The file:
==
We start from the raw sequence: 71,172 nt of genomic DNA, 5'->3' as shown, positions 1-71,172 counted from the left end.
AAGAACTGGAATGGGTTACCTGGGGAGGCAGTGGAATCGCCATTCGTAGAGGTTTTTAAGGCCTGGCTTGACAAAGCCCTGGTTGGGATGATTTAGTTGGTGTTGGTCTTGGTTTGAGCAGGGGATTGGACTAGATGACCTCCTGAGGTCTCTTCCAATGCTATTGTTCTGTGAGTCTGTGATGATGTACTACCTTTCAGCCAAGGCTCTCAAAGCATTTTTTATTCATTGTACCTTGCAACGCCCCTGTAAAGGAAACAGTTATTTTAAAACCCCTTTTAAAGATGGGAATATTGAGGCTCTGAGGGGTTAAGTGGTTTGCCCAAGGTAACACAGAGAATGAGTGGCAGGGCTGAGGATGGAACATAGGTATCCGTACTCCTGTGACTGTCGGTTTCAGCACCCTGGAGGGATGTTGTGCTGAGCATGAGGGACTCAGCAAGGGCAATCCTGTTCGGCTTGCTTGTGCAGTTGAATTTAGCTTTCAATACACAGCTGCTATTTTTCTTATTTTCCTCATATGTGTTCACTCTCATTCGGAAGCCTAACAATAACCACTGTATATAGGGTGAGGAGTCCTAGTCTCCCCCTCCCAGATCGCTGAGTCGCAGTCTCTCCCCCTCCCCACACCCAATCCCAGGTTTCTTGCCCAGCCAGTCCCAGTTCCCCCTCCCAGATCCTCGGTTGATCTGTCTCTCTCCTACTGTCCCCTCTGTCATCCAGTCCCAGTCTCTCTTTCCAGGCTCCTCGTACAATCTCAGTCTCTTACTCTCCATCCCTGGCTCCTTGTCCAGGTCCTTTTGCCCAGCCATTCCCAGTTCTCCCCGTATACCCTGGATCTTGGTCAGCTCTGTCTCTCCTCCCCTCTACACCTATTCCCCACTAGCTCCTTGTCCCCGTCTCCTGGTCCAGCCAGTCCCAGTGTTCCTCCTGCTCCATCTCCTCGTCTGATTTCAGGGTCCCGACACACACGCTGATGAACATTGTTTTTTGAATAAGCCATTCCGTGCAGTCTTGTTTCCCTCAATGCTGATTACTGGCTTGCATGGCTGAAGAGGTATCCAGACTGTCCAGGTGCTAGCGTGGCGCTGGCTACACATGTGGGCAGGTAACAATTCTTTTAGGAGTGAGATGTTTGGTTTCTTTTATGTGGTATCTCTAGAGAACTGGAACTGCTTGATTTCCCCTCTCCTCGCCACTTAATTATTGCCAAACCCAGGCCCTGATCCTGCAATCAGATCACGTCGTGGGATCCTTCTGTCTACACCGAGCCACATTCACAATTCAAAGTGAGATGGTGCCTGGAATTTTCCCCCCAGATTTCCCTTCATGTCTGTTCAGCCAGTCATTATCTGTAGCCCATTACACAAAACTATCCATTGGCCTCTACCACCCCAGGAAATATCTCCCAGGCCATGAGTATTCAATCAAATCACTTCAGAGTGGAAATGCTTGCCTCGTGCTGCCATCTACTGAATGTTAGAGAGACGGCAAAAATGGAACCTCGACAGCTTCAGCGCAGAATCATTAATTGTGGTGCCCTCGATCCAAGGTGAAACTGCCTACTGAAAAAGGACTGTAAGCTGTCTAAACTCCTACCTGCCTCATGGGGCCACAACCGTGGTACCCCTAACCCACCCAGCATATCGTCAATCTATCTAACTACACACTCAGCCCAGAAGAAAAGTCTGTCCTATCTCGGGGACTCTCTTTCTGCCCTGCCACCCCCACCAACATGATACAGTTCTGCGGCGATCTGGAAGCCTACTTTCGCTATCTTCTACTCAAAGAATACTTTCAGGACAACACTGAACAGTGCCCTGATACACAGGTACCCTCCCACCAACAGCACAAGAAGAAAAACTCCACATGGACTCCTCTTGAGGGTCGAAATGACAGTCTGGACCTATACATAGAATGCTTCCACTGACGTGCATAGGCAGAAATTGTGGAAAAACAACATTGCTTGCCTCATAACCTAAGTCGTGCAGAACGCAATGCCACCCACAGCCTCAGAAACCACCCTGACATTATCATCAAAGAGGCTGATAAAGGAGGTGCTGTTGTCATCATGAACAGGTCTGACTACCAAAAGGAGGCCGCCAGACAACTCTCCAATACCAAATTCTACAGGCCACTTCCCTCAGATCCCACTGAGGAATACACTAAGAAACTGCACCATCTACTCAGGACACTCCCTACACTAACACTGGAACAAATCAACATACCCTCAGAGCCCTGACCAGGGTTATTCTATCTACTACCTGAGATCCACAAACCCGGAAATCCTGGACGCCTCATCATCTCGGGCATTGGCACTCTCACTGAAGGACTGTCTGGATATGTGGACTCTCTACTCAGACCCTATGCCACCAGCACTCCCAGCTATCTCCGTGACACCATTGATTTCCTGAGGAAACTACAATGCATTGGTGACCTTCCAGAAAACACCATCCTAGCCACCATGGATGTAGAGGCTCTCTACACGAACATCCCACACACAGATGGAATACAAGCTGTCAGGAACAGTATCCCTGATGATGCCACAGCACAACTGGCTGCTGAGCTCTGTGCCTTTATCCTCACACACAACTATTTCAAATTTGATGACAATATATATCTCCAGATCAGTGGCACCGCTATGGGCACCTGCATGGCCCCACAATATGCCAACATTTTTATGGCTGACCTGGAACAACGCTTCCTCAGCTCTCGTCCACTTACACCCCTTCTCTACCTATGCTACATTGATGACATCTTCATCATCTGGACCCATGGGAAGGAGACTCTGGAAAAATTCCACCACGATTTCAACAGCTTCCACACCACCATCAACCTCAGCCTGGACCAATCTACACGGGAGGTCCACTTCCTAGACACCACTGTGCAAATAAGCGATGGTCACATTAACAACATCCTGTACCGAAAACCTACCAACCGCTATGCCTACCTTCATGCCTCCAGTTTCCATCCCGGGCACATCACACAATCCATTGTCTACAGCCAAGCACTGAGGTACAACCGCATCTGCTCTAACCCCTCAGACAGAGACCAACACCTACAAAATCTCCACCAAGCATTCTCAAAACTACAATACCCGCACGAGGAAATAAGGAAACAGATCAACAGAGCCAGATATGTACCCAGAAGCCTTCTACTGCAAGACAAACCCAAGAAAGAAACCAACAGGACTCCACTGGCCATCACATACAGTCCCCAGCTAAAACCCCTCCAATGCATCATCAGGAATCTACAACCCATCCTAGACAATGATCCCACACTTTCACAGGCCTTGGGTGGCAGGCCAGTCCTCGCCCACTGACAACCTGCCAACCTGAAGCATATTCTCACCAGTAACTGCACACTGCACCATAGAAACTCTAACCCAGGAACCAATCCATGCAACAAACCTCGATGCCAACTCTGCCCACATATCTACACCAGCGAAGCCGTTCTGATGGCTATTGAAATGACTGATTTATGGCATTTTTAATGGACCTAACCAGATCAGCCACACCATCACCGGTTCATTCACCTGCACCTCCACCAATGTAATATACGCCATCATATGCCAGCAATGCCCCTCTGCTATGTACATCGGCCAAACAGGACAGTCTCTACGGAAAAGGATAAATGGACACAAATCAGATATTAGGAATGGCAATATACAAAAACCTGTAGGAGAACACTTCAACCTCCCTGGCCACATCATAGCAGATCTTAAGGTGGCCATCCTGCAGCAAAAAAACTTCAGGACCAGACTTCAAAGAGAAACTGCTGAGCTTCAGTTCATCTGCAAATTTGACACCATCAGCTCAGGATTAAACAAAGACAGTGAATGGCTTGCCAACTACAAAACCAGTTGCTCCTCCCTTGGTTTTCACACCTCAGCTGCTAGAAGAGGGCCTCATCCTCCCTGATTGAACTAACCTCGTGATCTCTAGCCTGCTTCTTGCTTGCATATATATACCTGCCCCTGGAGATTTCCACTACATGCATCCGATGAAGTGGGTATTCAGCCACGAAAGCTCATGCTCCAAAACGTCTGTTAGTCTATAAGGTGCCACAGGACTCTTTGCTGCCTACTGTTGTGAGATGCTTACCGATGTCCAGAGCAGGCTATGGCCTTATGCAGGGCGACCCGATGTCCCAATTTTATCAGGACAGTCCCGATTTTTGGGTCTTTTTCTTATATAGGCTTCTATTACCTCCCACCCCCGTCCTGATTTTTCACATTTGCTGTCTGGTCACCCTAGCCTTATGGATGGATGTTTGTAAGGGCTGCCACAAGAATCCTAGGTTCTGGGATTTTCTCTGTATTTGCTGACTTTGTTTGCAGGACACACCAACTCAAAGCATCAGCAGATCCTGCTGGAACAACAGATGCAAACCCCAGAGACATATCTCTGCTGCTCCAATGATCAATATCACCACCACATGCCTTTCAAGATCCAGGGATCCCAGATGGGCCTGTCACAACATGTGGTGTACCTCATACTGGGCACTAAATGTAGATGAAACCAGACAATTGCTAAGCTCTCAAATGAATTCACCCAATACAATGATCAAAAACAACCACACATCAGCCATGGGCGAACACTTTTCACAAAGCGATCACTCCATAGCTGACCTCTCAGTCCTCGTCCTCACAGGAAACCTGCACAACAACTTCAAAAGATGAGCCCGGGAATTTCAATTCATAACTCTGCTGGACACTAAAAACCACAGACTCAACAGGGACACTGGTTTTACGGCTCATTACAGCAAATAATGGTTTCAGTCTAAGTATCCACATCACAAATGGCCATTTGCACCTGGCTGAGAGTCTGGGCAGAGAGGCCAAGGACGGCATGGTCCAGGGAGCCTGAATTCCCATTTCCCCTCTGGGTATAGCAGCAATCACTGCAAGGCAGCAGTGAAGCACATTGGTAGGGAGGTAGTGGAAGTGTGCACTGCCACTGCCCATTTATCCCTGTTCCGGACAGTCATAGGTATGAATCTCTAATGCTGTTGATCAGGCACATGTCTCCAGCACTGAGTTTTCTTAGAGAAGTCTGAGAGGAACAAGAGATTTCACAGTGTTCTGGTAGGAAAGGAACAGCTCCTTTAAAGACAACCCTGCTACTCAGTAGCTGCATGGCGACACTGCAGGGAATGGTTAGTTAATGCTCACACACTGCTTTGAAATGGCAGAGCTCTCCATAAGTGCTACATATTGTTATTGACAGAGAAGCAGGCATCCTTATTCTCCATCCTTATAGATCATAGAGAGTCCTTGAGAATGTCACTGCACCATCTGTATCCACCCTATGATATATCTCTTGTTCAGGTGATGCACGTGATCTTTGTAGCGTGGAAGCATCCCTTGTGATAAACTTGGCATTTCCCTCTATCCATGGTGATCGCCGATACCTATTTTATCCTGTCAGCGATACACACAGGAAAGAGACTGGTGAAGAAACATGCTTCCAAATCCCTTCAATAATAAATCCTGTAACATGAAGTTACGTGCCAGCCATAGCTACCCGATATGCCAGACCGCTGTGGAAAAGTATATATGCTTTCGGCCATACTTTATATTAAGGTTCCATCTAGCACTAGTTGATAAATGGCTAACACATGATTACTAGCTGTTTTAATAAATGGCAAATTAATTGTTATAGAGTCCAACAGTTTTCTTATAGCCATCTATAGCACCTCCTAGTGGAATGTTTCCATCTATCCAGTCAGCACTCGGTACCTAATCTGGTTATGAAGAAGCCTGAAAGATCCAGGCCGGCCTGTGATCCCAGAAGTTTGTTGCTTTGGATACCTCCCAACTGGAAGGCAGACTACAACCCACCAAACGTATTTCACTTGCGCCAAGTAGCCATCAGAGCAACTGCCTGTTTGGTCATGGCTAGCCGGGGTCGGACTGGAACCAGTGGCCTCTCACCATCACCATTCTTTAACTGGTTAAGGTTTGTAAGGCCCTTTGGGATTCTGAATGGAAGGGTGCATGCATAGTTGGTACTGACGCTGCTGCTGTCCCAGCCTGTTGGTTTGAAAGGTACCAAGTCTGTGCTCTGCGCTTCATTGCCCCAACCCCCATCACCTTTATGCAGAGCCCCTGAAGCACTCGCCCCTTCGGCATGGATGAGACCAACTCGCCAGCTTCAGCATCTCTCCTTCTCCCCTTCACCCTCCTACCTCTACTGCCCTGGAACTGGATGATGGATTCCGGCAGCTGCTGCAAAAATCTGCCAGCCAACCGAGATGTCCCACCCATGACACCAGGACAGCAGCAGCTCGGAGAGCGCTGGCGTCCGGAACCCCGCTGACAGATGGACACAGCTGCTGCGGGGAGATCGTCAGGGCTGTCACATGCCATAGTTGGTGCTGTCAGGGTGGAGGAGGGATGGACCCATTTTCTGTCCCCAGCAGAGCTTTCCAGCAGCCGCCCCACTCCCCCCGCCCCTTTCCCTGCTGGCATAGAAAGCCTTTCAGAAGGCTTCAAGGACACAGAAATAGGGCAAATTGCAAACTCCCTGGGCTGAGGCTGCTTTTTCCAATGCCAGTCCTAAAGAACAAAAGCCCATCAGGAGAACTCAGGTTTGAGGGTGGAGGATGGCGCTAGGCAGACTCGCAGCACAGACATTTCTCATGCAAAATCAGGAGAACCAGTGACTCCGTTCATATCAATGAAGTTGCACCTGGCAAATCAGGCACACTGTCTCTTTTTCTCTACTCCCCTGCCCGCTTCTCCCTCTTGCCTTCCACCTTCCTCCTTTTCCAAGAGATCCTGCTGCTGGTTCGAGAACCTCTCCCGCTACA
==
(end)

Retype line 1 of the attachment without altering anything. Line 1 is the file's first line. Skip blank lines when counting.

We start from the raw sequence: 71,172 nt of genomic DNA, 5'->3' as shown, positions 1-71,172 counted from the left end.